[This anonymous review appeared in an unidentified English newspaper.
A cutting of the original is in the collection of myself, NN, tucked into a program for the International Celebrity Subscription Concerts, season 1927-1928 (England).
The cutting is undated, but internal evidence mentioning Pachmann's age places it in 1925.
A photograph of Pachmann is not reproduced here.
This web version is dated 2 October 2013.
Two Thousand People See Pachmann Dance.
Unexpected End to a Mazurka.
The inimitable Pachmann held two thousand or more admirers enraptured
for a couple of hours at Queen's Hall yesterday afternoon.
His hearers applauded, encored, insisted, cajoled their favourite into playing what really amounted to a second programme.
Only when an assistant had clamped down the piano, and an attendant had determinedly closed and curtained the doors of the
ante-room and shut the maestro in, would the audience think of retiring.
As for Pachmann himself, he was all the time in a state of musical ecstacy.
He gave nobody a single dull moment.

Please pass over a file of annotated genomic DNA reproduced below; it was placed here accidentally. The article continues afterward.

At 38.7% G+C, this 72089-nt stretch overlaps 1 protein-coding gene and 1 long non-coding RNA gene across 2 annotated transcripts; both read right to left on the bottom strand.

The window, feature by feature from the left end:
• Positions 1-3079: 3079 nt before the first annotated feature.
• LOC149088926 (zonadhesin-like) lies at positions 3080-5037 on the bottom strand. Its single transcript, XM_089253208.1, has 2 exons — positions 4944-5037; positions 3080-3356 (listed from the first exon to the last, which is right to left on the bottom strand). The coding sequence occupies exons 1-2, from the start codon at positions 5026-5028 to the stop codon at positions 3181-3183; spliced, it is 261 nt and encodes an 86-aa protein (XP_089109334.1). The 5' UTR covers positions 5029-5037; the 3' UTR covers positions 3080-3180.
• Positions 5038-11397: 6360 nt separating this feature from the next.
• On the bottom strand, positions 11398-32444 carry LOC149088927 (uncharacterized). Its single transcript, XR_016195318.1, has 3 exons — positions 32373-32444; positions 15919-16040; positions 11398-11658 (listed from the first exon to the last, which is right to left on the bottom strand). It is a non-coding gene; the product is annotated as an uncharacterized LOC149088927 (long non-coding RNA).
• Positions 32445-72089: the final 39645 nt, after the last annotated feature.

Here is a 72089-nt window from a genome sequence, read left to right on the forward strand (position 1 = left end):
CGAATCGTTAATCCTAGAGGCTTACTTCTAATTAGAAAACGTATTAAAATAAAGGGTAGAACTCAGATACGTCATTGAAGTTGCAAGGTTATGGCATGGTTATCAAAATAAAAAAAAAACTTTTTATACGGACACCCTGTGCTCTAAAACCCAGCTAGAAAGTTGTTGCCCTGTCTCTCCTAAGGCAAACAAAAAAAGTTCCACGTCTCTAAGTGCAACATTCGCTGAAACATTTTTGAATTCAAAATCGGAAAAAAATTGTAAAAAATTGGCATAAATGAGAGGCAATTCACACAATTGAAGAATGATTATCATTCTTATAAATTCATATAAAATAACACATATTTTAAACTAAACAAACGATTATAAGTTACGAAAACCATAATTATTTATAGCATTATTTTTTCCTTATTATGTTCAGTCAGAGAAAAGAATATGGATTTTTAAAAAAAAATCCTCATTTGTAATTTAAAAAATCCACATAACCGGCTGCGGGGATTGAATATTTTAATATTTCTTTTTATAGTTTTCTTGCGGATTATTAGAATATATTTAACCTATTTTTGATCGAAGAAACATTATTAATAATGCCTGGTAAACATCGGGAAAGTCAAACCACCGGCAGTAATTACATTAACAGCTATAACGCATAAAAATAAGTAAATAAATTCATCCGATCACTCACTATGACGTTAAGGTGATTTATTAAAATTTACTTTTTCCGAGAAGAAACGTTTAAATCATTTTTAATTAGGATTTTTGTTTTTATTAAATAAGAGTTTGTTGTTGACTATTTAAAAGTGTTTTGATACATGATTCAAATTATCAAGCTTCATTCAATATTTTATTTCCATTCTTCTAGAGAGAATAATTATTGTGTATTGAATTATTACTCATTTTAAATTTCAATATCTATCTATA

When he played Beethoven's Sonata Pathétique he waved his freed hands often as though inviting everybody
into the rapture of it all. He closed his eyes. His mobile mouth revealed the joy he felt.
Sometimes it almost appeared as though he would cease playing as he gloated over the beauty of the music.
When he ended the exquisite adagio movement, he threw up his hands entranced.
"Lovely!" he exclaimed.
Presently he came to Chopin, and the "tear-laden sweetness" of a nocturne (Op. 55, No. 1 in F minor) was brought
out with all his wonderful tenderness.
Then came a mazurka by the same composer.
Pachmann became a light-hearted, buoyant young man again, though he is seventy-seven.
The music put a dance in everybody's heart, and at the conclusion the fine old musician jumped
from his seat and capered to the time of the mazurka, waving his hands,
first doing a little dance to the orchestra seats and then a repeat for the mass in front.
He played Grieg to finish his programme. The Rigaudon, from the "in old style" suite, is piquant, lively, melodic.
Up went both Pachmann's hands at the end, and he was hurrying off when the lure of the piano held him.
Turning round he replayed without seating himself a few bars with the liveliest lilt in them.
After that he had to suffer the penalty of five demands for more.